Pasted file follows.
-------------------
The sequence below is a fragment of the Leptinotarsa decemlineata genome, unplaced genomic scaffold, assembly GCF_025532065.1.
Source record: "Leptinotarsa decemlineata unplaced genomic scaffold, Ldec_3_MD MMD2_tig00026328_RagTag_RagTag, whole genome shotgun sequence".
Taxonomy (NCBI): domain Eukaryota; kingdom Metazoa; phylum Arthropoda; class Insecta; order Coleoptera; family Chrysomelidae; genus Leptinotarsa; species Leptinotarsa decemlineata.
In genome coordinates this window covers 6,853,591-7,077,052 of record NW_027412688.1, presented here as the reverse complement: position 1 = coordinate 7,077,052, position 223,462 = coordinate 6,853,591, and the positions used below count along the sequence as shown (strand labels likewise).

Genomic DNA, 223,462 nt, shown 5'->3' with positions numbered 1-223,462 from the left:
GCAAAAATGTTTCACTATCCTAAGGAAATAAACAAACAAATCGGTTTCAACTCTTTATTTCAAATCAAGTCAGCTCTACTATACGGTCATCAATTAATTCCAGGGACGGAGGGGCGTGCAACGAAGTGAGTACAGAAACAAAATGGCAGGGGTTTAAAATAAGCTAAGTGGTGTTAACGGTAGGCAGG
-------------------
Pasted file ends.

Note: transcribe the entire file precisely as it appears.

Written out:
The sequence below is a fragment of the Leptinotarsa decemlineata genome, unplaced genomic scaffold, assembly GCF_025532065.1.
Source record: "Leptinotarsa decemlineata unplaced genomic scaffold, Ldec_3_MD MMD2_tig00026328_RagTag_RagTag, whole genome shotgun sequence".
Taxonomy (NCBI): domain Eukaryota; kingdom Metazoa; phylum Arthropoda; class Insecta; order Coleoptera; family Chrysomelidae; genus Leptinotarsa; species Leptinotarsa decemlineata.
In genome coordinates this window covers 6,853,591-7,077,052 of record NW_027412688.1, presented here as the reverse complement: position 1 = coordinate 7,077,052, position 223,462 = coordinate 6,853,591, and the positions used below count along the sequence as shown (strand labels likewise).

Genomic DNA, 223,462 nt, shown 5'->3' with positions numbered 1-223,462 from the left:
GCAAAAATGTTTCACTATCCTAAGGAAATAAACAAACAAATCGGTTTCAACTCTTTATTTCAAATCAAGTCAGCTCTACTATACGGTCATCAATTAATTCCAGGGACGGAGGGGCGTGCAACGAAGTGAGTACAGAAACAAAATGGCAGGGGTTTAAAATAAGCTAAGTGGTGTTAACGGTAGGCAGG